In this post let’s look at two color knitting and how to make sure the joins are neat and tidy. This type of knitting is also known as block knitting or Intarsia knitting. The trick is to get it to look neat.
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Two Color Knitting
If you don’t twist the yarn when you two color knitting, you will have a gap forming where the colors meet which won’t look very attractive on your finished piece.
Here is a video to show you more clearly how to achieve two color knitting successfully.
Of course, there are many different things you can do with two color knitting besides intarsia or block knitting.
You could knit with two strands of wool together that are different colors to give your work a lovely textured look or you could knit stripes where you would simply swap colors at the end of the appropriate rows.
If you are knitting two different yarns together you must remember to knit two stitches together all the time just as you would normally knit your one stitch.
If you are knitting stripes and your stripes are short and you’re going to use the same color again, you can carry the unused yarn up the side, so it’s where you need it when you need it again without having to cut it off each time.
To carry the yarn, give the two colors a single twist at the edge every other row or so as this prevents the carried yarn from becoming too loose.
As you carry the yarn along the edge of your knitting, gently pull it taut, so it is wrapped in the ends of the rows. This will keep your edges smooth.
With some knitting stitches, the carried color may show a little. Adding a border can help hide this with a decorative finish. However, often the carrying is barely noticeable.
Always start the new color with the right side of your work facing you so that the finish is smooth. The wrong side of the work should look like this where the colors are joined.
Here are some books that can be ordered online that will give you ideas, help, and teach you how you can best knit with two or even more colors.
Simply click on the links or on the pictures to find out more about how to get your hands on the product.
Intarsia is a colorwork technique that enables you to introduce color into your knitting.
It is used commonly to work blocks of color or motifs that have a different color to the background, with separate balls or bobbins of yarn in the new color by your side as you work.
The key is to not carry the new yarn color across the back of the work; it must be ‘caught’ by the working yarn. This will prevent holes in your work and keep the knitted fabric of a single thickness. Intarsia cannot be worked in the round because the yarn is in the wrong position, you would have to cut and reattach the yarn on each row and thus be left with multiple ends to weave in.
With the beginner’s guide above you will learn to knit intarsia by Suzie Johnson, founder of The Wool Sanctuary.
The Essential Guide to Color Knitting Techniques: Multicolor Yarns, Plain and Textured Stripes, Entrelac and Double Knitting, Stranding and Intarsia, Mosaic and Shadow Knitting, 150 Color Patterns
Imagine a softly striped crib blanket knit in the comforting colors of the nursery, or even a sophisticated cashmere wrap featuring rich jewel tones that set off a favorite black dress.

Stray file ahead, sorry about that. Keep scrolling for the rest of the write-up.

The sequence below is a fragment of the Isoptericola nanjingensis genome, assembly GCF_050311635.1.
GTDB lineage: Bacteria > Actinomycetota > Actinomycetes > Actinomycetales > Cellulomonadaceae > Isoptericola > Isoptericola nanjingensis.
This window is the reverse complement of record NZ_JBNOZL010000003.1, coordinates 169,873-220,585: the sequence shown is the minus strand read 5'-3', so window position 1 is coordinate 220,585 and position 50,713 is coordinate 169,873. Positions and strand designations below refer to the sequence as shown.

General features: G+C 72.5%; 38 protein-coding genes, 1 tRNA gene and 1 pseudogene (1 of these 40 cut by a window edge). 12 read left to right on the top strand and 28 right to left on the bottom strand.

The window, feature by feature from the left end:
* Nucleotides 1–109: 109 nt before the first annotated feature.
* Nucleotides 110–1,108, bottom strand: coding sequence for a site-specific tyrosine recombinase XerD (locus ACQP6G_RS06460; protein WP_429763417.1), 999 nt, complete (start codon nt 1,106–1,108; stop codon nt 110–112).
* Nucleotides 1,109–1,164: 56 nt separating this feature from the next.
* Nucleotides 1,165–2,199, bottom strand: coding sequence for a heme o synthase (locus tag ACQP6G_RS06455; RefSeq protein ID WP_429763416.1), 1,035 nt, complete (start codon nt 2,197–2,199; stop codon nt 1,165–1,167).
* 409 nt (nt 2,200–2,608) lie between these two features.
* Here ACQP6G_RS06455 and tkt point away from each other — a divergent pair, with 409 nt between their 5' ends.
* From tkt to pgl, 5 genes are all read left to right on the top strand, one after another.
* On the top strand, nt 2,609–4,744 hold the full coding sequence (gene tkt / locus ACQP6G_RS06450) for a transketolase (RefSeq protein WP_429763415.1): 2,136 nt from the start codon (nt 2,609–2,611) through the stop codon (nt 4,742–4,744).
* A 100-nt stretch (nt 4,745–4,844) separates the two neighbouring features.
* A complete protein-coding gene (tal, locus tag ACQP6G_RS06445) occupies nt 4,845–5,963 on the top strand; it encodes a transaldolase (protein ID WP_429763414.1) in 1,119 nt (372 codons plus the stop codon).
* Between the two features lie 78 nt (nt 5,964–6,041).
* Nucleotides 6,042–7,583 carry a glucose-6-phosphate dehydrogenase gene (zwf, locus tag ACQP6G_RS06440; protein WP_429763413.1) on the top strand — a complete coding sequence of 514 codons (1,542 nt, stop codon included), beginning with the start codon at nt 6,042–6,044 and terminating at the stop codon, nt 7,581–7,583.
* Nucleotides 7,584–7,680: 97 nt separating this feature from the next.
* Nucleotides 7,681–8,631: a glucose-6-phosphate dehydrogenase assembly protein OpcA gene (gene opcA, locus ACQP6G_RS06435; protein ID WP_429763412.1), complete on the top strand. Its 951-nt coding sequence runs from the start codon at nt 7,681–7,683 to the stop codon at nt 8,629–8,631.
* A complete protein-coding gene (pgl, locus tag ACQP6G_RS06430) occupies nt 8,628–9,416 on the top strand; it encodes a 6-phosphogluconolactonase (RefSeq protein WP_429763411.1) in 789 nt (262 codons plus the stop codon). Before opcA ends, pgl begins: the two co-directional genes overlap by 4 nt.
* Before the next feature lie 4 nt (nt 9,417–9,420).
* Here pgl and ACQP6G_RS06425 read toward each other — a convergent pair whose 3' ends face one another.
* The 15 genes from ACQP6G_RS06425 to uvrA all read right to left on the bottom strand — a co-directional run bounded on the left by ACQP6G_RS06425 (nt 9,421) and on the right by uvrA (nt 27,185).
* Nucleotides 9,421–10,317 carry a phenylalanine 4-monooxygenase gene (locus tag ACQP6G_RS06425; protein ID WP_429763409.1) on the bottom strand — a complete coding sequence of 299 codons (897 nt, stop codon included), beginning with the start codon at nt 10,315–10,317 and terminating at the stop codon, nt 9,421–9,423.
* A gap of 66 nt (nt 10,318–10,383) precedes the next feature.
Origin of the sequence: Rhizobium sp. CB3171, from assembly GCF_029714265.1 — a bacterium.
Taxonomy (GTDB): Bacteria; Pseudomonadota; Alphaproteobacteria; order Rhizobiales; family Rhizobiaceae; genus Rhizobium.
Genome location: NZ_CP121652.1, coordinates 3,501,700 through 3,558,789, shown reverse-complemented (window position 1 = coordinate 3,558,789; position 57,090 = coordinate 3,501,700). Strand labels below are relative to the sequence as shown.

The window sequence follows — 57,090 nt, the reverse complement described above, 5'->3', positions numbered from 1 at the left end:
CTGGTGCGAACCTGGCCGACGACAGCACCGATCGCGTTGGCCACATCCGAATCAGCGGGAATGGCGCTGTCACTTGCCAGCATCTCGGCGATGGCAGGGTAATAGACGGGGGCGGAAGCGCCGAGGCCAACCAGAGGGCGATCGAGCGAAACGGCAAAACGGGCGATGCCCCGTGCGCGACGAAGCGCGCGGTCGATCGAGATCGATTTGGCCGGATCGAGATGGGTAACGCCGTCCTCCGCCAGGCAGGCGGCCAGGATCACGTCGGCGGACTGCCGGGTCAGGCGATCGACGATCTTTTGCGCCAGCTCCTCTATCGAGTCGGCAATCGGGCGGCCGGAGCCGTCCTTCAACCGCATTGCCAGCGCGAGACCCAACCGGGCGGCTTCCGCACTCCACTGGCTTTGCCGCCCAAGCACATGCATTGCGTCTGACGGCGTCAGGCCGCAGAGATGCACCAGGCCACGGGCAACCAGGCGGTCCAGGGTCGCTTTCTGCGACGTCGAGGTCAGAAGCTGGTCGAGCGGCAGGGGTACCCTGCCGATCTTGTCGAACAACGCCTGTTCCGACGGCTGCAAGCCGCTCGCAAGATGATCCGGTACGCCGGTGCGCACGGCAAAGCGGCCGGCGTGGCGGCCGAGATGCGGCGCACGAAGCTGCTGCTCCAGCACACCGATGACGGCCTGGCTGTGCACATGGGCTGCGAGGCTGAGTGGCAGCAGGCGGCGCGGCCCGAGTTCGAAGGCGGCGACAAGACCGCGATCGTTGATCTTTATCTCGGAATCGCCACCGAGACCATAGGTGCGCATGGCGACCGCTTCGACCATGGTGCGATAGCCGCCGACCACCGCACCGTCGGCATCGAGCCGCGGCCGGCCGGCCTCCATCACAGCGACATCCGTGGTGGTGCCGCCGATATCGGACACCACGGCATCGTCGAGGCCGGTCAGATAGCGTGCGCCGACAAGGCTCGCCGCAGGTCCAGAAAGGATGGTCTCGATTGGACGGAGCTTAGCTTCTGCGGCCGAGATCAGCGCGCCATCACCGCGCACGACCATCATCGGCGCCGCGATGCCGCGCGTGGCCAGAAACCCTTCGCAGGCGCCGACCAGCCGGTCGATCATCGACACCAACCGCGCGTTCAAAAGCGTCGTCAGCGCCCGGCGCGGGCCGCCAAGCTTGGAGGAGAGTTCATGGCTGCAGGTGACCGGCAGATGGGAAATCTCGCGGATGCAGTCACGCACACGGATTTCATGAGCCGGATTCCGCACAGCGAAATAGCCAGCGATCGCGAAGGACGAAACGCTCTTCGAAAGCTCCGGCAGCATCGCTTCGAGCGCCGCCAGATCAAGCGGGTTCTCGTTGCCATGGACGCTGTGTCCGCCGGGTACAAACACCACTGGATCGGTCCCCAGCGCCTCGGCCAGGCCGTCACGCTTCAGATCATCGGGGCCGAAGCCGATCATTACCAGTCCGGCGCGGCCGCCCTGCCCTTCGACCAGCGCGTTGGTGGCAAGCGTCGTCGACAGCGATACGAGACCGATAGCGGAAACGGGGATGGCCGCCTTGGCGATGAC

Knitting teacher and author Margaret Radcliffe presents a world of color techniques in a single comprehensive reference that you’ll consult every time you do two color knitting or even more than two colors are in play.
Knitters of every ability level will love the color-combining methods and professional secrets revealed in The Essential Guide to Color Knitting Techniques. Multicolor knitting techniques are explained with step-by-step illustrations and photographs accompanied by instructive text.
Complete chapters on stripes, stitch effects, succeeding with multicolor yarns, stranded knitting, and intarsia covers the theory and how-to behind each method and offer creative solutions for handling tangled yarn, estimating yarn quantities of each color, holding on to all those ends, and employing stunning finishing techniques.
There is even a final chapter that describes more unusual techniques, such as helix, shadow, mosaic, and modular knitting.
Color Knitting with Confidence: Unlock the Secrets of Fair Isle, Intarsia, and More with 30 Vibrant Colorwork Techniques
Colorwork looks complicated, but with a little practice, knitters of all levels will find that it’s fun and easy to incorporate pops of color and delightful design into their projects.
In Color Knitting with Confidence, professional knitter Nguyen Le provides down-to-earth instruction for basic colorwork techniques that will have readers joining, floating, and weaving in no time! Inside, she provides:
- The basics on tools, types of yarn, chart reading, and color theory
- The various colorwork techniques including Intarsia, stripes, Fair Isle, and double knitting
- More than 30 projects that can be copied or enhanced
- Quick tips and tricks that make working with color a snap
Step-by-step instructions, charts and diagrams, and more than 100 full-color photos that both instruct and inspire.
So with a little practice, you will be knitting like a pro!
If you are lucky enough to own a knitting machine you will be able to do intarsia even more professionally.